Customer Journey: Planning a Summer Vacation

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Customer Journey: Planning a Summer Vacation

The consumer journey for someone who is planning a summer vacation in the U.S. includes looking for inspiration in travel websites and social media platforms, hiring travel agents to make the plan, using online services for booking, consulting travel websites and reviews to gather additional information about specific places and seeking international health insurance coverage to prepare for the summer travel. Challenges faced in planning a summer vacation in the U.S. have to do with budgeting and affordability, not having enough vacation time, lack of options for domestic destinations, and preparing for various age groups and needs. More details about the consumer journey analysis for planning a summer vacation and insights into the challenges faced in planning a summer vacation in the U.S. are provided below.

Research — Looking for Inspiration

  • Many U.S. travelers use Hotel Tonight's app to get inspiration about where to travel internationally for their summer vacation and between March and May 2019, three of the locations they were most interested in were "London, Paris and Puerto Rico". The app has more than 32 million users.
  • Over 90% of the users of Hotel Tonight's website are based in the U.S. and many of them view this site based on web traffic from referring sites such as visitmenow.com (47.03%), travelsites.com (14.49%), weebpal.com (8.99%), links.cardlytics.com (7.84%) and coupons.businessinsider.com (7.84%) which suggests that these sites are also used while searching for inspiration.
  • Hotel Tonight's users also use social media platforms to get inspiration for travel including YouTube, Facebook, and Twitter as some website traffic came from these sources.
  • U.S. Family Travel 2018 survey showed that families are inspired by their children (57%), friends (47%), other family members (43%), other parents (26%), bloggers (16%), their children's friends (15%), their children's teachers (11%), journalists (10%) and travel agents (9%) to decide where to go and what to do.
  • They are also inspired by information received from sources such as search engines (e.g. Google and Bing) (34%), Facebook (31%), TV shows (31%), travel websites (e.g. TripAdvisor and Expedia) (30%), movies (29%), magazines (26%), online videos (24%), tourist offices or websites (22%), Pinterest (21%), Instagram (21%), guide books (19%), advertising/marketing (18%), travel supplier websites (e.g. airlines, tour operators) (17%), blogs (13%), travel clubs (e.g. AAA) (13%), newspapers (9%), and Twitter (8%).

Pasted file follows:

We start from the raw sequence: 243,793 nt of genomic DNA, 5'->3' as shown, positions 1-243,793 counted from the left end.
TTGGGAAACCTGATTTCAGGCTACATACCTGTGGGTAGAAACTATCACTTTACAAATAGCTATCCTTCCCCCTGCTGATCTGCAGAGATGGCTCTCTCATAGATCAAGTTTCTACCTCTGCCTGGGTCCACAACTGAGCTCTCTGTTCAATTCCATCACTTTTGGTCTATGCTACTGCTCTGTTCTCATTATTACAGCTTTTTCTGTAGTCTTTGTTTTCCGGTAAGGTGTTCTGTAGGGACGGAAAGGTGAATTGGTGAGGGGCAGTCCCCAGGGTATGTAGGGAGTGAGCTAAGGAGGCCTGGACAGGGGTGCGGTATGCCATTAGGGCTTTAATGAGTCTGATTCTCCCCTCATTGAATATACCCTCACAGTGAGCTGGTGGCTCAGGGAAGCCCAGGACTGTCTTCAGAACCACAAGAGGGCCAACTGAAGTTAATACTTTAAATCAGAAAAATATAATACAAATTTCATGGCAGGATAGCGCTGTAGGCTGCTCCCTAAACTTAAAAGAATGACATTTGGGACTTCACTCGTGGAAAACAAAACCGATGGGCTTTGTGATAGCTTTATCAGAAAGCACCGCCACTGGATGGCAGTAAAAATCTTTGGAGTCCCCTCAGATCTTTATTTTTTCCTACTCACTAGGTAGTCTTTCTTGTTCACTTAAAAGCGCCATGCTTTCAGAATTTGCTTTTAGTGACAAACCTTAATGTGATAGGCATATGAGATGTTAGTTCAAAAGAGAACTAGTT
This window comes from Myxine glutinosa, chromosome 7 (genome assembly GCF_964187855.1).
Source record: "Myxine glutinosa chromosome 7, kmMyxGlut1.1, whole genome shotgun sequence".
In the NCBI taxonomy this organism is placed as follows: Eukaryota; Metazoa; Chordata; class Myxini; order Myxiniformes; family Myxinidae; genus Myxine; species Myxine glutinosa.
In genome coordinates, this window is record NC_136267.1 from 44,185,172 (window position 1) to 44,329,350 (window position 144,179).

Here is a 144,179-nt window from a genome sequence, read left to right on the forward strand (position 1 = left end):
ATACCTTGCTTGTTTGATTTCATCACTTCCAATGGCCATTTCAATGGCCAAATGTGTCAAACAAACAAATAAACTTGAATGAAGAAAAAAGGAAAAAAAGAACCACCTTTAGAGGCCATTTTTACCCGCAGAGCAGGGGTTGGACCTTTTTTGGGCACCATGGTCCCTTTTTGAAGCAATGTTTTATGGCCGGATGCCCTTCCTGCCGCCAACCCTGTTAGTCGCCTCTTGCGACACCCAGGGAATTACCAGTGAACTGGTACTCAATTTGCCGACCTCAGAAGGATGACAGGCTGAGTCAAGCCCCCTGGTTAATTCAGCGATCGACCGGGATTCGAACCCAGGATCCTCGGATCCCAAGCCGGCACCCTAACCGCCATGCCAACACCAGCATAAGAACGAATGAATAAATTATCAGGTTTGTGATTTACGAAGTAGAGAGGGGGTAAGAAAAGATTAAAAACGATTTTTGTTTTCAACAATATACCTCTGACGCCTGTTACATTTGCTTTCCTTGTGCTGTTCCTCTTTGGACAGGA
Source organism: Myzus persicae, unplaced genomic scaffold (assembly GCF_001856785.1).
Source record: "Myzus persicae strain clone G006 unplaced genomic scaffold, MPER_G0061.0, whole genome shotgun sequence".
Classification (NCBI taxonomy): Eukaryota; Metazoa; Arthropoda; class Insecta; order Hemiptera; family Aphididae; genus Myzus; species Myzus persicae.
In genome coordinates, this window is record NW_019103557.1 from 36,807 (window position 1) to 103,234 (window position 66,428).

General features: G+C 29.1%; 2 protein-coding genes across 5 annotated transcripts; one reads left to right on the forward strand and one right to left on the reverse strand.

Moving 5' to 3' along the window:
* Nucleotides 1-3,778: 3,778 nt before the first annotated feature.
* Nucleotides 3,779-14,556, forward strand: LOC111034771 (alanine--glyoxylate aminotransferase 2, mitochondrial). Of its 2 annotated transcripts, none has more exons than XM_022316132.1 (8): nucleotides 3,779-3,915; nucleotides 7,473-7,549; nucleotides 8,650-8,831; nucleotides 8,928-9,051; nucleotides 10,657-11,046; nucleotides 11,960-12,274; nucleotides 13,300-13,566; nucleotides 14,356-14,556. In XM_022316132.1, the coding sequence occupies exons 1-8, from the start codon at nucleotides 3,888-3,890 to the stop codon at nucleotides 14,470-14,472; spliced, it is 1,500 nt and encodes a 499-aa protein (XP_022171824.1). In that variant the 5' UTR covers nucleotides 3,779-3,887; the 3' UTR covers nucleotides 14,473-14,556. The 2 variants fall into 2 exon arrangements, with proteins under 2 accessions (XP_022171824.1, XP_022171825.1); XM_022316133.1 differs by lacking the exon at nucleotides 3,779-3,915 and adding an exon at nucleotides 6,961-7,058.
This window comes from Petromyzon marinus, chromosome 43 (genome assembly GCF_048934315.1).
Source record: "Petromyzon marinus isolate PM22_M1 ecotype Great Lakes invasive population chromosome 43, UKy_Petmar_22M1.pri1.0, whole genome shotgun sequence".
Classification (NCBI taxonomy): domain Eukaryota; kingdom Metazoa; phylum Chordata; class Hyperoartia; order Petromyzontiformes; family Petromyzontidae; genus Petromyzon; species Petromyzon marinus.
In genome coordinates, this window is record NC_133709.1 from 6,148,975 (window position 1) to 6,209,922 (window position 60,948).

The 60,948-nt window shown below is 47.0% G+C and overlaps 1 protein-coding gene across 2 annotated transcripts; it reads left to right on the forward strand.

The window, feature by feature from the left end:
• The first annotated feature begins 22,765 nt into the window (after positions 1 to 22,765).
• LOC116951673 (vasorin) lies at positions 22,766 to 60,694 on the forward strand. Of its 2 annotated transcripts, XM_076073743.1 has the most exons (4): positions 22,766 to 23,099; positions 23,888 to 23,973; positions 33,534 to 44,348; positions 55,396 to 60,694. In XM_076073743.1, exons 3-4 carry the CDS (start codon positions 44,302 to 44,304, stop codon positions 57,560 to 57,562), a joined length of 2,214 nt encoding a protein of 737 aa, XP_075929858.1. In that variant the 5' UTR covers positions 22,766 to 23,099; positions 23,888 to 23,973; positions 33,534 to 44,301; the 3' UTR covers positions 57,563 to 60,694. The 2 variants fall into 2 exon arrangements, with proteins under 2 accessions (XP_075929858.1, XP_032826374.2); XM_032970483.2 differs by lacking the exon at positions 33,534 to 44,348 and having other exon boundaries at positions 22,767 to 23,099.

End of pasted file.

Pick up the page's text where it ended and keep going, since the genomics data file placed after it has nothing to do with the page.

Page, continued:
Making the Plan

  • In 2019, most U.S. travelers planned to have a domestic summer vacation "with 33% traveling cross-country, 28% exploring their own region and 22% staying within the borders of their home state".
  • Vacasa is one of several sources that U.S. travelers use when making the plan for their summer vacation because it provides tips for consumers to use based on summer travel trends which are derived from surveys conducted with U.S. travelers.
  • Vacasa also proposes "top vacation rental destinations" to travelers based on partner data and the company also considers combined occupancy when making their selections.
  • Travel clubs such as AAA are also consulted in making the plans since they provide details about road trips for travelers who prefer domestic vacations.
  • In 2019, their travel editors provided over "450 pre-planned road trips" with popular routes for members including "Las Vegas to National Parks".
  • In 2018, AAA Travel found that Americans use travel agents when making their plans and that at least 27 million travelers would've sought the services of travel agents in 2019.
  • American travelers like to use travel agents because they gain value from the experience since travel agents can "find the best deals, secure upgrades, and...money-saving perks".
  • They use the information provided by search engines (46%), travel websites (43%), and tourist offices (30%) to make their plans. Planning also starts 1 – 3 months before the trip.

Booking

  • U.S. travelers use the following to "book their travel options" for their summer vacation: hotel websites (21%), online travel agent (e.g. Priceline, Expedia, Booking.com) (20%), theme park website (15%), airline websites (13%), car rental websites (8%), cruise line website (6%), home sharing website (e.g. AirBnB, VRBO, Home Exchange) (6%), travel agent (6%), and tour operator website (3%).
  • 60% of U.S. travelers "use online booking services" in 2018 for their family summer vacation plans.
  • 48% also preferred to use travel agents to get their booking done mostly to get better rates.
  • 57% of American travelers chose summer vacation rentals in 2019 based on location.
  • Bookings are done 1 – 3 months ahead of the trip/vacation.

Gathering Information for Specific Places

  • U.S. travelers seek information about specific places from travel news sources such as U.S. News Travel that provide rankings for vacation destinations and provide additional details about the places inclusive of hotels and flights.
  • Travelers 18 – 24 years old seek inspiration from Instagram and gather additional information from social media, reviews, and guide books.
  • Information about fare prices is sought from airline websites and other websites that offer the option of making comparisons across airlines. Examples of such sites are "Airfarewatchdog, FareCompare, and Kayak".
  • Travelers also use travel-agency sites like "CheapTickets, Expedia, and Travelocity".
  • Expedia is used to get information about cities in the U.S. with cheap flights and cheap hotel rates and advise of when to make car rental arrangements to get the best rates.
  • Another travel website that is also consulted to search for details for specific places such as theme parks, other "attractions, restaurants, and hotels" is TripAdvisor. It is also used for reviews of specific places.